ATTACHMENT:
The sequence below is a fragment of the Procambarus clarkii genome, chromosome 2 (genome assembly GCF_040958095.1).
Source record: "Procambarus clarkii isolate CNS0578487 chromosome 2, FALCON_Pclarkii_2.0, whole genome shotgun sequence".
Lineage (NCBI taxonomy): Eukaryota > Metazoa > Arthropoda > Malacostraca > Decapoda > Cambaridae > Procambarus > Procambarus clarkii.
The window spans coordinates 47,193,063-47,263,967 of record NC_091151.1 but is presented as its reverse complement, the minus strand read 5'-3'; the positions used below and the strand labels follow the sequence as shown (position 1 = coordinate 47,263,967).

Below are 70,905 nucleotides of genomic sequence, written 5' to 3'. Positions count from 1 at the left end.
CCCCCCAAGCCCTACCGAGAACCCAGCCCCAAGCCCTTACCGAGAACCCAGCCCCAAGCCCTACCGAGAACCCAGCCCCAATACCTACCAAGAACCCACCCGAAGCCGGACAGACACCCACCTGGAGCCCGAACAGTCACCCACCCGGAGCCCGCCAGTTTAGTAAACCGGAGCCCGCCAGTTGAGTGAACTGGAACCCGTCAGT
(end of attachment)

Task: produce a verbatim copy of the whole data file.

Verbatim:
The sequence below is a fragment of the Procambarus clarkii genome, chromosome 2 (genome assembly GCF_040958095.1).
Source record: "Procambarus clarkii isolate CNS0578487 chromosome 2, FALCON_Pclarkii_2.0, whole genome shotgun sequence".
Lineage (NCBI taxonomy): Eukaryota > Metazoa > Arthropoda > Malacostraca > Decapoda > Cambaridae > Procambarus > Procambarus clarkii.
The window spans coordinates 47,193,063-47,263,967 of record NC_091151.1 but is presented as its reverse complement, the minus strand read 5'-3'; the positions used below and the strand labels follow the sequence as shown (position 1 = coordinate 47,263,967).

Below are 70,905 nucleotides of genomic sequence, written 5' to 3'. Positions count from 1 at the left end.
CCCCCCAAGCCCTACCGAGAACCCAGCCCCAAGCCCTTACCGAGAACCCAGCCCCAAGCCCTACCGAGAACCCAGCCCCAATACCTACCAAGAACCCACCCGAAGCCGGACAGACACCCACCTGGAGCCCGAACAGTCACCCACCCGGAGCCCGCCAGTTTAGTAAACCGGAGCCCGCCAGTTGAGTGAACTGGAACCCGTCAGT